- - Thursday, September 6, 2018

ANALYSIS/OPINION:

THE MAN WHO CAME UPTOWN

By George Pelecanos

Little Brown, $27, 263 pages

George Pelecanos “knows.” He knows Washington, D.C., its suburbs, neighborhoods, streets, alleys and backyards and their bars and clubs, not to mention what his characters hear, wear and drive. But most of all, George Pelecanos knows the area’s people. Be they cops or the pimps and their girls, it often seems he knows them better than they know themselves. Why? Because he’s a product of Washington, D.C, of these same neighborhoods, streets and alleys.

As a high school kid, Mr. Pelecanos worked for his father, who had a diner near DuPont Circle and then a carryout on 19th Street next to what is now the Palm, Washington’s original see-and-be-seen restaurant. (He gives a shout-out to the spot on page 183.)

Making deliveries and waiting on customers broadened his people base, as did working for the Pedas Brothers, Jim and Ted, in their movie business. After several decades of writing the gritty, streetwise novels that first brought him national attention, he branched out into television, working on “The Wire” (set in Baltimore) and later writing for and producing “Treme” and the HBO series “The Deuce.”

Today, he is at least as well known for his television work as for his novels. But, as George Pelecanos proves so ably in “The Man Who Came Uptown,” his 21st novel, it would be a shame not to think of him first and foremost as anything but a superb crime writer. (No surprise: It is dedicated to two of his novel-writing heroes, Charles Willeford and Elmore Leonard.)

The book opens with private investigator Phil Ornazian, a main character, interviewing one Antonius whose legs are manacled because he was just brought up from solitary confinement. Antonius and three of his pals are in jail because of a failed robbery that was not exactly well planned.

When the robbery was attempted — in the District on a sweltering August day — all four of them were wearing black hoodies: “‘On the surveillance video,’” Ornazian, who is working for the lawyer who represents Antonius, tells the young man, “‘you guys are all standing around in the parking lot of the drugstore, and people are walking in and out of the store in T-shirts, polo shirts, and shorts. So I was wondering who thought that was a good idea?’”

Antonius knows whose idea it was, but he’s not telling. And he’s not telling because he lives by, or tries to live by, a code. It’s the first mention in the book of a code, but as the tale unfolds, the reader sees that almost all the players live, or try to live, by a code. When the good guys break the code, their rationale for employing situational ethics is that they are never as bad as the truly bad guys, the rock bottom, pond scum villains who commit the worst crimes in the book.

For example, Ornazian and his friend Thaddeus Ward (a bail bondsman who calls his business Ward’s Bonds, a name he views as the height of cleverness), are both tough ex-cops licensed to carry weapons. They have a profitable side business: robbing thieves and pimps of their ill-gotten cash. As the victims are hardly going to call the police, it’s profitable but highly dangerous. However,so far so good.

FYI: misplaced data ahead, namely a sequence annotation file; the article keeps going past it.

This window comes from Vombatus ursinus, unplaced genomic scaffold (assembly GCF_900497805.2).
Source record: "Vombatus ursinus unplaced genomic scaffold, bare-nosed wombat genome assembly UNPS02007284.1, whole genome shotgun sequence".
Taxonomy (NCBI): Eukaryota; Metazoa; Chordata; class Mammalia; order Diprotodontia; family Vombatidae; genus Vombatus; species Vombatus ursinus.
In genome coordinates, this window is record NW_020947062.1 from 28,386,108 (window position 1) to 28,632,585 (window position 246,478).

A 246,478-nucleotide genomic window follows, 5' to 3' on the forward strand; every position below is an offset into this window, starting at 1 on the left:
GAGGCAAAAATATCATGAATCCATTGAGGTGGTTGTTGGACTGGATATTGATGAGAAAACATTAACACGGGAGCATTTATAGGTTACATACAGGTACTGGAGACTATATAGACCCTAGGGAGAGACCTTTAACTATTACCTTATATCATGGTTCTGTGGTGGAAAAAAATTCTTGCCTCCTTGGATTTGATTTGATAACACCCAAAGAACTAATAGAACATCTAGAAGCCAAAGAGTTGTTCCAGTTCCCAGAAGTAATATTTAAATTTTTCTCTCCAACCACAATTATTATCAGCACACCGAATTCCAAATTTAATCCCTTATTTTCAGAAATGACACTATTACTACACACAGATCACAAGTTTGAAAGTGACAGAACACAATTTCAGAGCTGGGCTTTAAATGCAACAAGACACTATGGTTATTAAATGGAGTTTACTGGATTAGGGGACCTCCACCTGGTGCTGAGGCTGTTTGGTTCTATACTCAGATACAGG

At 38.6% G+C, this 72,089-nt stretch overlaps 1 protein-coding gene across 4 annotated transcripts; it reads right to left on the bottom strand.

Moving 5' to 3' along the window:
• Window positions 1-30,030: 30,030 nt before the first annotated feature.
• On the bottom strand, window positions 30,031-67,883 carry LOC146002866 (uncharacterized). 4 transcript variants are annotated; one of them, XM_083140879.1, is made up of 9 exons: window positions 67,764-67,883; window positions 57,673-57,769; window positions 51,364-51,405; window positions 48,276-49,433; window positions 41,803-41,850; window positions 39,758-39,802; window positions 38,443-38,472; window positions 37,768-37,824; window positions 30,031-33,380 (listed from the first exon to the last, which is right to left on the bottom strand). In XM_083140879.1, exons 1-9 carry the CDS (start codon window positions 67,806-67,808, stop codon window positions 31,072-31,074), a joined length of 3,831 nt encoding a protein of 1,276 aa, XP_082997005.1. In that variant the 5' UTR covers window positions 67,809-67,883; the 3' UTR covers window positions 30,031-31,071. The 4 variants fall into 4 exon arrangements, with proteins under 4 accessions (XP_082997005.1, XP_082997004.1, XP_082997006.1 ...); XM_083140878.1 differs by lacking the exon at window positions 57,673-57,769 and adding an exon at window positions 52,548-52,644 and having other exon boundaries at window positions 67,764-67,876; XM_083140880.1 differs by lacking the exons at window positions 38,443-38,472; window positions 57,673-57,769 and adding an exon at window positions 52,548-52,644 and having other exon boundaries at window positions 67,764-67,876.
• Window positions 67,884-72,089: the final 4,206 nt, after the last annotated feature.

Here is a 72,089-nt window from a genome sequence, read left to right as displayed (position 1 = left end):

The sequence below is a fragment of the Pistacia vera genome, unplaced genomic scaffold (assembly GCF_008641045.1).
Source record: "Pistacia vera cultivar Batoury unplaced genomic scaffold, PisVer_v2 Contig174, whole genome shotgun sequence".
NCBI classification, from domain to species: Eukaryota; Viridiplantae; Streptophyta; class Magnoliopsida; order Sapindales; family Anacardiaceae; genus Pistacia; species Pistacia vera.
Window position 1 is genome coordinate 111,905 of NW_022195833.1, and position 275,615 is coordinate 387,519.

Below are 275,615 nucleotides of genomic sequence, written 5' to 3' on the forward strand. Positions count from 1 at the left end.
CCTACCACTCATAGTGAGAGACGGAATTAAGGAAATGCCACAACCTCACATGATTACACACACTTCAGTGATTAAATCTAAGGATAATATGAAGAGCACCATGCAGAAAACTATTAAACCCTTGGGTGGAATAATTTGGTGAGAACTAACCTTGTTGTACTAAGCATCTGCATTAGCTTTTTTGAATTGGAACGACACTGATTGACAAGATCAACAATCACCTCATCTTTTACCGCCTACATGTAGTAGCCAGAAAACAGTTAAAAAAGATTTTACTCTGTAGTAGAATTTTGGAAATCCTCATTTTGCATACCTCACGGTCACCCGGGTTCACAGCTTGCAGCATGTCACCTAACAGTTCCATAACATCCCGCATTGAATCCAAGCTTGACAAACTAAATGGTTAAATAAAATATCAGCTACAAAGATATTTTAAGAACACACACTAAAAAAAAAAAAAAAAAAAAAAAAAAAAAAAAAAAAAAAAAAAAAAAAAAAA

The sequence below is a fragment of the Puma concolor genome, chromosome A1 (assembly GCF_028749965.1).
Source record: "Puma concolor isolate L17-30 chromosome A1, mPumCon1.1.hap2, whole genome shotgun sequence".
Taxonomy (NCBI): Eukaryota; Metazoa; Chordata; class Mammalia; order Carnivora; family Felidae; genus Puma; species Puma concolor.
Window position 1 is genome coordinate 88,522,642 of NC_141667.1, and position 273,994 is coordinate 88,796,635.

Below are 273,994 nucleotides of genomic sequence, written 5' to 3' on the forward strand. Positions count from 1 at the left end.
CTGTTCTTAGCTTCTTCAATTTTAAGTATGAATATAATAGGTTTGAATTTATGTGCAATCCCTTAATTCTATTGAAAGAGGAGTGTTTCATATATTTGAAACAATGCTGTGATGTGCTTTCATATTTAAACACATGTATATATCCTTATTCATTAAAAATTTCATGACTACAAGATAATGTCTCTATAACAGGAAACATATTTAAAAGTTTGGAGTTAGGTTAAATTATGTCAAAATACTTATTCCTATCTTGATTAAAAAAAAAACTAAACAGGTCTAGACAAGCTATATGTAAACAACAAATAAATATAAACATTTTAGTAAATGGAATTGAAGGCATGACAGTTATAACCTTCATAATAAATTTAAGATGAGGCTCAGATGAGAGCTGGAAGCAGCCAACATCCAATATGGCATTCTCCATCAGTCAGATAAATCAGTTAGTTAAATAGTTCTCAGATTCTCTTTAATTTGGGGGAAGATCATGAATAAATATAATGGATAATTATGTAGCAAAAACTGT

One unreservedly good character is Anna, the D.C. Public Library employee who works in the jail, providing, and recommending, books to the inmates. Mr. Pelecanos uses her to set up his recurrent theme of the redemptive power of books — and by books he means the original kind, not their pale electronic cousins. She helps Michael Hudson, a con who made one very bad mistake in his young life, but now wants to live straight. Both she and he are excellently drawn.

Ever since childhood, the author has lived in Silver Spring, Maryland — by choice. Last year, he told an interviewer why: “Where I live, there are a lot of businesses owned by Ethiopians and Eritreans. They’re the new immigrants, the new Greeks — what my people did. The next generation of these people will probably be college graduates. That’s how it works, right there in front of your eyes My sons are black, and my daughter is Latina. I didn’t want my kids to be somewhere where they were uncomfortable or only with people who didn’t look like them. It was a good choice. It is a melting pot here. It’s one of the few places that are truly melting racially, economically, demographically.”

In this book, George Pelecanos stretches, showing a broader understanding of his characters’ actions and motivations, and the result is a more interesting book. I hope that whatever he may do in television in the future, he never stops writing novels.

• John Greenya, a Washington writer and critic, is the author of “Gorsuch: The Judge Who Speaks For Himself” (Simon and Schuster, 2018).

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